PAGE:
Father, to thy sinful child

Representative Text

1 Father, to thy sinful child
Though thy law is reconciled,
By thy pardoning grace I live;
Daily still I cry, Forgive.

2 Though my ransom-price he paid
Upon whom my guilt was laid,
Humbly at thy mercy-seat,
Full remission I entreat.

3 Lord, forgive me, day by day,
Debts I cannot hope to pay,
Duties I have left undone,
Evils I have failed to shun;

4 Trespasses in word or thought,
Deeds from evil motive wrought,
Cold ingratitude, distrust,
Thoughts unhallowed or unjust.

5 Pardon, Lord; and are there those
Who my debtors are, or foes,
I, who by forgiveness live,
Here their trespasses forgive.

6 May I feel, beneath my wrongs,
Vengeance to the Lord belongs;
Nor a worse requital dare,
Than the meek revenge of prayer.

7 Much forgiven, may I learn
Love for hatred to return;
Then assured my heart shall be,
Thou, my God, hast pardoned me.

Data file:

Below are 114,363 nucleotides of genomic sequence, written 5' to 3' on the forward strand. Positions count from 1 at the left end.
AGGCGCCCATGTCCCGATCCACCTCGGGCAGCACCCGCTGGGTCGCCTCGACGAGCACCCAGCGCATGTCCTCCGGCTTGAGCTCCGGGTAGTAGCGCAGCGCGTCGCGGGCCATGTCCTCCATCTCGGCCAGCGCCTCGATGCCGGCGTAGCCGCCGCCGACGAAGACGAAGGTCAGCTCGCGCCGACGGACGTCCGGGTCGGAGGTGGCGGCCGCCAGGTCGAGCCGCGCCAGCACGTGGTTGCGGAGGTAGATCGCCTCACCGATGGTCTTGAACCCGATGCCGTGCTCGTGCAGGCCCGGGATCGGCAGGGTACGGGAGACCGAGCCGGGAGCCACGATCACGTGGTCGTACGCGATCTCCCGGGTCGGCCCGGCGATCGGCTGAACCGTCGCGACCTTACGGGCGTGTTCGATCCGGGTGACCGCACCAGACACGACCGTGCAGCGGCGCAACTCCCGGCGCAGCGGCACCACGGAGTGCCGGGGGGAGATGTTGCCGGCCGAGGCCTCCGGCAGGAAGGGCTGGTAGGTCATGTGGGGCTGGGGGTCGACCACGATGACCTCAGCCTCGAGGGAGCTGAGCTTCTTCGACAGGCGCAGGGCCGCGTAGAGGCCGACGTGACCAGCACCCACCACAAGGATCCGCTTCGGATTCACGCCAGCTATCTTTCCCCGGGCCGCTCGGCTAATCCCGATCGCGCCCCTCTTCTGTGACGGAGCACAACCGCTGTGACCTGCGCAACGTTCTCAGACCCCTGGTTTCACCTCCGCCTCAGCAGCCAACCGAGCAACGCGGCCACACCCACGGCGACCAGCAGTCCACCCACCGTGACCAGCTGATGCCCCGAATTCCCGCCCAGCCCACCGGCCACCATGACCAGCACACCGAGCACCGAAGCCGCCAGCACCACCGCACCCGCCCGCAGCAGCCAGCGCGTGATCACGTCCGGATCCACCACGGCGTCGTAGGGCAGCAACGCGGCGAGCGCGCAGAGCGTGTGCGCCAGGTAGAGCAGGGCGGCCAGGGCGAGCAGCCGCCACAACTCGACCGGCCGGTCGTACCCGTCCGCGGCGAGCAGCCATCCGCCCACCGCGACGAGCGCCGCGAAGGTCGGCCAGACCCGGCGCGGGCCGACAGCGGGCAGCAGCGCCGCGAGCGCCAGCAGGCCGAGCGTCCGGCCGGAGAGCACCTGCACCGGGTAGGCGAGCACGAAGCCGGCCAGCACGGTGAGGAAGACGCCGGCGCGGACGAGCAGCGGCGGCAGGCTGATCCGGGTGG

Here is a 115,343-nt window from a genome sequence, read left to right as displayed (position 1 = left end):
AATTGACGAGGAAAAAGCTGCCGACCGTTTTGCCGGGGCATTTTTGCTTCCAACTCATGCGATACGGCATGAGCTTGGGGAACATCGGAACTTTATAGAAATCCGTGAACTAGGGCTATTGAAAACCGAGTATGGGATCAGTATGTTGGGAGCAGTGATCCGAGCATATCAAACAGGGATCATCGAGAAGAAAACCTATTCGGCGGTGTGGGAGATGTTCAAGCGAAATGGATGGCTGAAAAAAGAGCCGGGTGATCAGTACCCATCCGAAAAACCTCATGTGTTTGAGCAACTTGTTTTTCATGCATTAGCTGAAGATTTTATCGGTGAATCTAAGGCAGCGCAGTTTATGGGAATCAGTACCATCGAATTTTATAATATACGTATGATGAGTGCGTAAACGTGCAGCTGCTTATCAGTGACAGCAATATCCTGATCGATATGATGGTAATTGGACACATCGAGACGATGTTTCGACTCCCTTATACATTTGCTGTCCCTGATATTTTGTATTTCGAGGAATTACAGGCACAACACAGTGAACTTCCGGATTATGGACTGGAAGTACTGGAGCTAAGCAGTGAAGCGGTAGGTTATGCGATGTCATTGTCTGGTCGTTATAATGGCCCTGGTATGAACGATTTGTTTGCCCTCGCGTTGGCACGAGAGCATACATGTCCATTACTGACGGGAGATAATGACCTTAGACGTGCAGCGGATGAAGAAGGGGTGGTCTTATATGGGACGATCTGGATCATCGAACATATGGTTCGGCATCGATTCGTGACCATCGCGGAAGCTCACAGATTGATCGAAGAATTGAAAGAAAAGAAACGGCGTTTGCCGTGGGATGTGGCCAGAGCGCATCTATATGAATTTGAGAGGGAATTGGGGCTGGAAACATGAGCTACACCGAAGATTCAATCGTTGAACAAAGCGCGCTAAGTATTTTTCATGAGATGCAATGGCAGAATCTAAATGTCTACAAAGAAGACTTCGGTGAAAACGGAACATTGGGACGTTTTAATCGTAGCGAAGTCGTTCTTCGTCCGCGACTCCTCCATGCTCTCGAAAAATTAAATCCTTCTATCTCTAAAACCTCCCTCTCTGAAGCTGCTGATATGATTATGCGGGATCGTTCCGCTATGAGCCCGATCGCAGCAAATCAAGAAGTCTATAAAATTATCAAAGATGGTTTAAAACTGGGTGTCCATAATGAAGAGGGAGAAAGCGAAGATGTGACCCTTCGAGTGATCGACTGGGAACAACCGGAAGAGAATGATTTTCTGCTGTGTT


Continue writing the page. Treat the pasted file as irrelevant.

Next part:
The Liturgy and Hymns of the American Province of the Unitas Fratrum (1876)

Author: Josiah Conder

Josiah Conder was born in London, in 1789. He became a publisher, and in 1814 became proprietor of "The Eclectic Review." Subsequently to 1824, he composed a series of descriptive works, called the "Modern Traveller," which appeared in thirty volumes. He also published several volumes of poems and hymns. He was the author of the first "Congregational Hymn Book" (1836). He died in 1855. --Annotations of the Hymnal, Charles Hutchins, M.A. 1872.… Go to person page >

Text Information

First Line: Father, to thy sinful child
Author: Josiah Conder
Copyright: Public Domain


Father, to Thy sinful child. J. Conder. [Lent.] Appeared in his Congregational Hymn Book, 1836, No. 517, in 7 stanzas of 4 lines, and based upon the words "Forgive us our debts, as we forgive our debtors." In the following year it was republished in his work The Choir and The Oratory, 1837, p. 35, as Pt. v. of "The Lord's Prayer in Six Parts," and again in his Hymns of Praise, Prayer, &c, 1856, p. 138. In the New Congregational Hymn Book, 1859, No. 535, stanza vi. is omitted, and slight changes are also introduced. In Martineau's Hymns, &c, 1840 and 1873, a part of this hymn is given as, “Lord, forgive me day by day " (stanza iii.)

--John Julian, Dictionary of Hymnology (1907)




Robin Leaver, "The origins of the tune SAVANNAH," HSGBI Bulletin 153, vol. 10, no. 1 (January 1982), pp. 26–30.

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